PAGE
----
1) Partner wisely
Innovation is complicated both for large enterprises like Merck and for small companies trying to understand how these enterprises work. We wrote our contract to allow for trust and flexibility on both sides, which involves shared risk. This requires alignment and a shared commitment to generate value, which was essential in allowing us to adapt rather than fail. By working with PatientsLikeMe, we also knew that psoriasis patients still had a community—with all its resources and peers—when we changed business focus.
2) Don’t go stealth
“Stealth innovation” is popular among the intrapreneur set, and especially those who operate in organizations with a lot of red tape.
But we took a different path, embracing compliance early and tackling these issues head on. This allowed us to establish robust guidelines, which enabled us to change our business focus from psoriasis to sleep deprivation almost instantly.
My team and PatientsLikeMe worked in depth to educate Merck’s legal, safety and privacy staff, leading to open, transparent innovation that could thrive while meeting the regulatory needs of both organizations.
3) Be prepared to pull the cord early
If the project is not going to get where it needs to, it’s OK to pause and regroup. When the psoriasis project didn’t meet velocity projections, we checked progress against our original intentions, not against budget cycles and resisted the all-too-common corporate reaction to a struggling project: let it run until the contract finishes and quietly walk away. Of course, this approach was much more work, but it enabled us to hit on an opportunity to innovate in the near term.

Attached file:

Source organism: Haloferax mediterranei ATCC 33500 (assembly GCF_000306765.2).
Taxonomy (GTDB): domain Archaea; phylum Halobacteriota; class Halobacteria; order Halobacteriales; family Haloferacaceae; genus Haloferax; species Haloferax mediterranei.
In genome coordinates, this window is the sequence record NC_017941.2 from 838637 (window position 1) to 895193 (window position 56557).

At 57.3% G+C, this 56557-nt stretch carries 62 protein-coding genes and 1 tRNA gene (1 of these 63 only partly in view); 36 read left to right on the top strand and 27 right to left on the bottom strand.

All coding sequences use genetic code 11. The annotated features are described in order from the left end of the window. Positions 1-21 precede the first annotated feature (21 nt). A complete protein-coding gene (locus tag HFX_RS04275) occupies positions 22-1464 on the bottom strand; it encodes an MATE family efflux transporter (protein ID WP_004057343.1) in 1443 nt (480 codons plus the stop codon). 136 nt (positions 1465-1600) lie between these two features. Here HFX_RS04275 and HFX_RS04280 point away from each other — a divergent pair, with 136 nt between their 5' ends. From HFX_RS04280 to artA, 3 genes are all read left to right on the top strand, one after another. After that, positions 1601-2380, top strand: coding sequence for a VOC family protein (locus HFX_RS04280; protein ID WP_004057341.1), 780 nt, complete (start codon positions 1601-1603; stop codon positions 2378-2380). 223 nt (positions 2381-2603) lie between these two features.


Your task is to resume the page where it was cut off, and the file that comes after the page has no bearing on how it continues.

4) Pivots aren’t just for startups
We turned the psoriasis project with PatientsLikeMe in a completely new direction in a short period of time. Our team and PatientsLikeMe maintained remarkable agility founded in deep collaboration, trust and focus on patient-centered research. With skilled operators from both sides on the ground, including having a Merck team member onsite at PatientsLikeMe weekly, we could iterate at the pace of PatientsLikeMe, a smaller, internet-focused business.
5) Go all in
When we saw the opportunity with sleep deprivation—a deep, unmet need across PatientsLikeMe’s community—we committed meaningful support and resources to infuse our work with those patient experiences.
My team and I have taken personal ownership of this new project to advance our efforts within Merck, assuming the personal risk that our data-driven insights could potentially influence the development of new treatment. Also by vocally advocating for the partnership and its benefits at company-wide meetings, we demonstrated the commitment we had to the PatientsLikeMe relationship—and the patients they represent—both internally and externally.
In conclusion, our partnership with PatientsLikeMe is a prime example of how agile, effective collaboration can yield real benefits in population health. Pharma is at the beginning of a dialogue with the world on evidence, outcomes, and patient well-being. It’s up to the leadership in pharma to overcome the risks and operationalize this conversation to enhance data-driven approaches, improve population health and critical care, and support patient engagement.
Sachin Jain, M.D., M.B.A., is chief medical information and innovation officer (CMIO) at Merck